DLC | The New Democrat | January 1, 2000
Expanding Trade, Projecting Values
Why I'll fight to make China's Trade Status Permanent

By President Bill Clinton

As the old century passes and a new one dawns, thoughts turn to the type of world awaiting our children. Will it be more prosperous? Will it offer greater opportunities, security, openness, and understanding? No matter how we consider the question, one nation looms large: China. Already the world's most populous country with more than one billion people, China's population and economy continue to grow at an astounding rate. Its people form a market that could become the world's biggest. It plays a central role in Asian security issues. Clearly, our own national interests demand that we engage China in a principled, purposeful way and develop with it a stable and mutually beneficial relationship.

If China is isolated and its people are denied the chance to pursue their legitimate aspirations, if it stumbles on the path to economic and political reform, this emerging power could one day become a threat, beset by internal conflicts and social dislocation. We want a prosperous China open to American exports; whose people have access to ideas and information; and that upholds the rule of law at home and plays by global rules of the road on everything from nuclear non-proliferation to human rights to trade.

Bringing China into the World Trade Organization on the terms we have negotiated will advance all these goals. It will open a growing market to American workers, farmers, and businesses. And more than any other step we can take right now, it will encourage China to choose reform, openness, and integration with the world. For these reason, I will make it a top priority in the new year to seek congressional support for permanent normal trade relations (NTR) with China, so that we can benefit when China joins the WTO.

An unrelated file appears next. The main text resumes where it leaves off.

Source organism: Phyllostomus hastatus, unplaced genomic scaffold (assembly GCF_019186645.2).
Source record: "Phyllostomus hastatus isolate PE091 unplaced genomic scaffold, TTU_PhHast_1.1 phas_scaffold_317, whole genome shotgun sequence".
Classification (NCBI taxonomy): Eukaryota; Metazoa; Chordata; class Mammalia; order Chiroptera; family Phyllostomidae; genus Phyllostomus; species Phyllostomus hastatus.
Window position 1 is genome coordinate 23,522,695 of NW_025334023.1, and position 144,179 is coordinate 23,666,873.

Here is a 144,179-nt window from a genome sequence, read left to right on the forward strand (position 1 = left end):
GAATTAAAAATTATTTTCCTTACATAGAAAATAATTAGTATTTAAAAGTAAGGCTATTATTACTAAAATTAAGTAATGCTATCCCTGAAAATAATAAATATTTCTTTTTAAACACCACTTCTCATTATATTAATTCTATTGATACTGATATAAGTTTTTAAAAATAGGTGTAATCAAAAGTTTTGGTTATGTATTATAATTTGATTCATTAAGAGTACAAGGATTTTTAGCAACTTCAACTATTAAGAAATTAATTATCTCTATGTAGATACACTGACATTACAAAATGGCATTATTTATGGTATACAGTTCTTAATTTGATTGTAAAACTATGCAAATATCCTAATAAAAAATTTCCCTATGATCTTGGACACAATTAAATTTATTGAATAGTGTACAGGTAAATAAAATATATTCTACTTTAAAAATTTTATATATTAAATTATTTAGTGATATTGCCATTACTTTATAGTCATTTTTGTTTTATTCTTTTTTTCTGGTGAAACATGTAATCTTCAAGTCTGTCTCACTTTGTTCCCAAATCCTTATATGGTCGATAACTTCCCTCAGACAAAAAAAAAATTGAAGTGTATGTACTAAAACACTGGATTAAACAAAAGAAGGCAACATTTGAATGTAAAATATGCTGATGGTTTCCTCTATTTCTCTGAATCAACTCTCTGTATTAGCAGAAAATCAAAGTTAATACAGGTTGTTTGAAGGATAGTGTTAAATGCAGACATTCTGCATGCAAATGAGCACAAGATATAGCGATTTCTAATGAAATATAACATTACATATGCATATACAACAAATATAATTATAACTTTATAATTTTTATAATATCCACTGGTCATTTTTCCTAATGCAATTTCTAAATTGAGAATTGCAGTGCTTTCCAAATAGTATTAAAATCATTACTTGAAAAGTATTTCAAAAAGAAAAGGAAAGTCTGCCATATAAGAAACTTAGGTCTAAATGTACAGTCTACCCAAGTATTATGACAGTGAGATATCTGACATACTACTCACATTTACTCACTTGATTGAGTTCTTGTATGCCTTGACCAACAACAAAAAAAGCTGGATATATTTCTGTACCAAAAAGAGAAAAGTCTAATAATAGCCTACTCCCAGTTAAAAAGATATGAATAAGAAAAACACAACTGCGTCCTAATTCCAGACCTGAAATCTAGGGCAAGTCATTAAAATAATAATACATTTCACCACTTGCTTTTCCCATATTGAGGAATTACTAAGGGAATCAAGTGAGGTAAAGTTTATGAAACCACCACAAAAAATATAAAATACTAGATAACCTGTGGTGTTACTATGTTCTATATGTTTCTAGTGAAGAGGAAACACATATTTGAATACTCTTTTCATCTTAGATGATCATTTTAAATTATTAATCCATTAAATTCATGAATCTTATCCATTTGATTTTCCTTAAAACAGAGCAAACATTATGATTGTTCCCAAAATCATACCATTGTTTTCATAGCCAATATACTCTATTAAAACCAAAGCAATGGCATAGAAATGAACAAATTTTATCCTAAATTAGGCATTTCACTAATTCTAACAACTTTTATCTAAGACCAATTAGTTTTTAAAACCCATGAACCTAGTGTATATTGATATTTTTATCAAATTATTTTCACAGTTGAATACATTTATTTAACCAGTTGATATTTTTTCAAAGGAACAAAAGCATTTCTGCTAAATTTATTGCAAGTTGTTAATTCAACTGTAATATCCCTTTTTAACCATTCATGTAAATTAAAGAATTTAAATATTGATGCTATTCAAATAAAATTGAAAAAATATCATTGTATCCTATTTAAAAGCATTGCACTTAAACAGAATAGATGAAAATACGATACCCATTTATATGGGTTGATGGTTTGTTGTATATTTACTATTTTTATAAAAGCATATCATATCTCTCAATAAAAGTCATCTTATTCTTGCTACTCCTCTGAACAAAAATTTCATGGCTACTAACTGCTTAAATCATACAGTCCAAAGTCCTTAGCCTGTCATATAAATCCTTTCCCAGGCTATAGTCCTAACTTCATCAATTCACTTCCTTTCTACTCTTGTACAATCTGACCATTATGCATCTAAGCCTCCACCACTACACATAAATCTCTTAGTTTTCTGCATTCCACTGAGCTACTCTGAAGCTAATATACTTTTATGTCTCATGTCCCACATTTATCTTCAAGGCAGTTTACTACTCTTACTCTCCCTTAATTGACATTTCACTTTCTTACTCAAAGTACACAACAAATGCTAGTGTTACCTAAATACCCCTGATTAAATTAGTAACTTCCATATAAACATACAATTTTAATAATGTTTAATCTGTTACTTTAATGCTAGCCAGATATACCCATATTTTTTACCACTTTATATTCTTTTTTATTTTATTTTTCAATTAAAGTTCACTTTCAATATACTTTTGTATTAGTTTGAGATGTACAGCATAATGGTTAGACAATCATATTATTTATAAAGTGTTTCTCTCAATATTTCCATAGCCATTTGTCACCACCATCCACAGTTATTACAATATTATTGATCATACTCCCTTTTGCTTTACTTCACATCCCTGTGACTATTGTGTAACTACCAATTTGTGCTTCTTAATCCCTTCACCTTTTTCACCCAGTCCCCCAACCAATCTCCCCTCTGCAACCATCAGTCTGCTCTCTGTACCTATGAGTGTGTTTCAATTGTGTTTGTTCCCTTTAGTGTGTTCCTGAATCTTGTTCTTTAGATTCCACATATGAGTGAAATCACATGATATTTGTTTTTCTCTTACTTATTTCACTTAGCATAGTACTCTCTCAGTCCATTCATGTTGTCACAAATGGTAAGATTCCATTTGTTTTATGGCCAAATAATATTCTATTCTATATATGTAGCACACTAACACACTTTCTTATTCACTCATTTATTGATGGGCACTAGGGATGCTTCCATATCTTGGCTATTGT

A Good Deal for America

As the negotiators stated at the signing, this agreement creates a "win-win" result for both countries. But it is China that makes one-way concessions to open its markets to American goods, services, and farm products. That's right. The United States makes no new market access commitments. We promise only to maintain the market access policies we already apply to China by granting it permanent normal trade relations. In other words, the Chinese value so highly their current access to our market and the promise of WTO membership, they are willing to make significant market-opening concessions to the United States. These commitments are enforceable in the WTO. If China is found to have violated WTO commitments, the United States will have the right to trade retaliation against China.

On U.S. priority agricultural products, tariffs will drop from an average of 31 percent to 14 percent by January 2004, with even sharper drops for beef, poultry, pork, cheese and other commodities. China will create new tariff-rate quotas that significantly expand export opportunities for bulk commodities such as wheat, corn, and rice. Our producers may also export and distribute directly inside China for nearly every agricultural product without going through state trading enterprises or middlemen. Sales in the Chinese market will be a boon to American farmers, who have faced tough times recently.

Industrial tariffs on U.S. products will fall from an average of 24.6 percent in 1997 to an average of 9.4 percent by 2005. Considering that manufactured goods comprise a large proportion of American exports, the drop in Chinese tariffs is good news for our high-tech manufacturers and basic industries. Our manufacturers will also have the right to trade and distribute freely inside China -- something the Chinese have severely restricted in the past.

In information technology, tariffs on products such as computers, semiconductors, and all Internet-related equipment will decrease from an average of 13.3 percent to zero by 2005. Our information technology firms lead the world and stand to earn handsomely in this huge, expanding, and information-hungry market.